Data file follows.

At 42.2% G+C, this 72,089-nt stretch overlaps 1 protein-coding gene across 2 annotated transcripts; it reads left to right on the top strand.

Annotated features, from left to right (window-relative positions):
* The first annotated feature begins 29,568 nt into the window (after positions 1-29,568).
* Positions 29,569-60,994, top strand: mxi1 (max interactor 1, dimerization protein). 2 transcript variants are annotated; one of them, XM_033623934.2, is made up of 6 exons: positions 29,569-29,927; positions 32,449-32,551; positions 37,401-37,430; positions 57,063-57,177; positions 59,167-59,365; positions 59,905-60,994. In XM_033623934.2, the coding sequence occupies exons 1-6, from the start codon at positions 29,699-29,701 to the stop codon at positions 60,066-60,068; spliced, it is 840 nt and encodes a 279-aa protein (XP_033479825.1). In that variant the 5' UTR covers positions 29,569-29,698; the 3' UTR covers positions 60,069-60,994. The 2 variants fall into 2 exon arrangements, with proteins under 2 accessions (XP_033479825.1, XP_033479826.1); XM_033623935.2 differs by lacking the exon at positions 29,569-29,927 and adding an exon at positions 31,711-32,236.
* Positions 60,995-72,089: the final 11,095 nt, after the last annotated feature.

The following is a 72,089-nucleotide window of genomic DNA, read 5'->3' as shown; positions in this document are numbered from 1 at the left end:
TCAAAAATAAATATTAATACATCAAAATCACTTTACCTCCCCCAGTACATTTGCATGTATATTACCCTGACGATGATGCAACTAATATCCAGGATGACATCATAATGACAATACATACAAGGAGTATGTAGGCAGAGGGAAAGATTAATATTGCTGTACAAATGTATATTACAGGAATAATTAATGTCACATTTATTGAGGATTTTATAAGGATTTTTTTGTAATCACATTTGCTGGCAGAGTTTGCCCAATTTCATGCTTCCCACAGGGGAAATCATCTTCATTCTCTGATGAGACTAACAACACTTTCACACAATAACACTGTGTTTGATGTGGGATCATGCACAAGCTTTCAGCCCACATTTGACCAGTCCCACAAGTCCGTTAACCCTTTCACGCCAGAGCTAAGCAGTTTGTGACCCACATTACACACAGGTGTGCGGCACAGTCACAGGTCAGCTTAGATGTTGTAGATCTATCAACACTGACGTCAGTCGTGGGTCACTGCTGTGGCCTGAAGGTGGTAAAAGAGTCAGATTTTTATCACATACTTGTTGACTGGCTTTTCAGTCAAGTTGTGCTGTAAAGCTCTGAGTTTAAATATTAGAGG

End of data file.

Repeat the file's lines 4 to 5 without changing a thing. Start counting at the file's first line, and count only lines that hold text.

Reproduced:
* Positions 29,569-60,994, top strand: mxi1 (max interactor 1, dimerization protein). 2 transcript variants are annotated; one of them, XM_033623934.2, is made up of 6 exons: positions 29,569-29,927; positions 32,449-32,551; positions 37,401-37,430; positions 57,063-57,177; positions 59,167-59,365; positions 59,905-60,994. In XM_033623934.2, the coding sequence occupies exons 1-6, from the start codon at positions 29,699-29,701 to the stop codon at positions 60,066-60,068; spliced, it is 840 nt and encodes a 279-aa protein (XP_033479825.1). In that variant the 5' UTR covers positions 29,569-29,698; the 3' UTR covers positions 60,069-60,994. The 2 variants fall into 2 exon arrangements, with proteins under 2 accessions (XP_033479825.1, XP_033479826.1); XM_033623935.2 differs by lacking the exon at positions 29,569-29,927 and adding an exon at positions 31,711-32,236.
* Positions 60,995-72,089: the final 11,095 nt, after the last annotated feature.